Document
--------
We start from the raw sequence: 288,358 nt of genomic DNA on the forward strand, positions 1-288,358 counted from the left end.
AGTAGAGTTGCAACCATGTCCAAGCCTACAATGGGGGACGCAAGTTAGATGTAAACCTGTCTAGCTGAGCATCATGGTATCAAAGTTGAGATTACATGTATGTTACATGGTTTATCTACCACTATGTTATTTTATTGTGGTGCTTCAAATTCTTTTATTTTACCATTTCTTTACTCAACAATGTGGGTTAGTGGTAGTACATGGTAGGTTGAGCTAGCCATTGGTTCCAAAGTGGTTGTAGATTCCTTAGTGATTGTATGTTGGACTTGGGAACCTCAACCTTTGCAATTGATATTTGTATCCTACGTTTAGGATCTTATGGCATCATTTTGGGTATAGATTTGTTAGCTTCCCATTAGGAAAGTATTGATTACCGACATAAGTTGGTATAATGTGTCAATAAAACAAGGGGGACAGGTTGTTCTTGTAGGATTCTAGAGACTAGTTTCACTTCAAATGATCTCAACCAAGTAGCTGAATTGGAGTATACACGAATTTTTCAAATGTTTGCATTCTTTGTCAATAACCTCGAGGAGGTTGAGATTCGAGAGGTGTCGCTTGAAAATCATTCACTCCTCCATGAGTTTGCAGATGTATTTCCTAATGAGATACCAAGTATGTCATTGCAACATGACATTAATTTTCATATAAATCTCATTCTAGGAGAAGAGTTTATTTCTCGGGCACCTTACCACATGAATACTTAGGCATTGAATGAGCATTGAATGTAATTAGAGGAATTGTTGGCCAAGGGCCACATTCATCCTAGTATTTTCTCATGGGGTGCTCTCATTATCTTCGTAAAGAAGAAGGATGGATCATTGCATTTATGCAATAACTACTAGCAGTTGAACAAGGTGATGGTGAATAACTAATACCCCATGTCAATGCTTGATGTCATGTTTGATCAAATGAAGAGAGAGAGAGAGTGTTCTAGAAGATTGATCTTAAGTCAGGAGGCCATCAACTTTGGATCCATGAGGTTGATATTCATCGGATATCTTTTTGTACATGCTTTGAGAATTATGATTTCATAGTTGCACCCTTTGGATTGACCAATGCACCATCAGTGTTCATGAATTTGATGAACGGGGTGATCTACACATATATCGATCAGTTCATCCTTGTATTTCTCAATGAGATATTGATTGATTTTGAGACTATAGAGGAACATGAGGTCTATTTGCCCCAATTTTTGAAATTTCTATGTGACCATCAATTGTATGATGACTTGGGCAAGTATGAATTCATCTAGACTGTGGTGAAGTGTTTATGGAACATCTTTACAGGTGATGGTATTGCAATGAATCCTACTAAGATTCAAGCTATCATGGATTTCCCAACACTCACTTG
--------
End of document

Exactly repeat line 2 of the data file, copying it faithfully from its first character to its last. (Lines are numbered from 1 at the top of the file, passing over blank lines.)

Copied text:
AGTAGAGTTGCAACCATGTCCAAGCCTACAATGGGGGACGCAAGTTAGATGTAAACCTGTCTAGCTGAGCATCATGGTATCAAAGTTGAGATTACATGTATGTTACATGGTTTATCTACCACTATGTTATTTTATTGTGGTGCTTCAAATTCTTTTATTTTACCATTTCTTTACTCAACAATGTGGGTTAGTGGTAGTACATGGTAGGTTGAGCTAGCCATTGGTTCCAAAGTGGTTGTAGATTCCTTAGTGATTGTATGTTGGACTTGGGAACCTCAACCTTTGCAATTGATATTTGTATCCTACGTTTAGGATCTTATGGCATCATTTTGGGTATAGATTTGTTAGCTTCCCATTAGGAAAGTATTGATTACCGACATAAGTTGGTATAATGTGTCAATAAAACAAGGGGGACAGGTTGTTCTTGTAGGATTCTAGAGACTAGTTTCACTTCAAATGATCTCAACCAAGTAGCTGAATTGGAGTATACACGAATTTTTCAAATGTTTGCATTCTTTGTCAATAACCTCGAGGAGGTTGAGATTCGAGAGGTGTCGCTTGAAAATCATTCACTCCTCCATGAGTTTGCAGATGTATTTCCTAATGAGATACCAAGTATGTCATTGCAACATGACATTAATTTTCATATAAATCTCATTCTAGGAGAAGAGTTTATTTCTCGGGCACCTTACCACATGAATACTTAGGCATTGAATGAGCATTGAATGTAATTAGAGGAATTGTTGGCCAAGGGCCACATTCATCCTAGTATTTTCTCATGGGGTGCTCTCATTATCTTCGTAAAGAAGAAGGATGGATCATTGCATTTATGCAATAACTACTAGCAGTTGAACAAGGTGATGGTGAATAACTAATACCCCATGTCAATGCTTGATGTCATGTTTGATCAAATGAAGAGAGAGAGAGAGTGTTCTAGAAGATTGATCTTAAGTCAGGAGGCCATCAACTTTGGATCCATGAGGTTGATATTCATCGGATATCTTTTTGTACATGCTTTGAGAATTATGATTTCATAGTTGCACCCTTTGGATTGACCAATGCACCATCAGTGTTCATGAATTTGATGAACGGGGTGATCTACACATATATCGATCAGTTCATCCTTGTATTTCTCAATGAGATATTGATTGATTTTGAGACTATAGAGGAACATGAGGTCTATTTGCCCCAATTTTTGAAATTTCTATGTGACCATCAATTGTATGATGACTTGGGCAAGTATGAATTCATCTAGACTGTGGTGAAGTGTTTATGGAACATCTTTACAGGTGATGGTATTGCAATGAATCCTACTAAGATTCAAGCTATCATGGATTTCCCAACACTCACTTG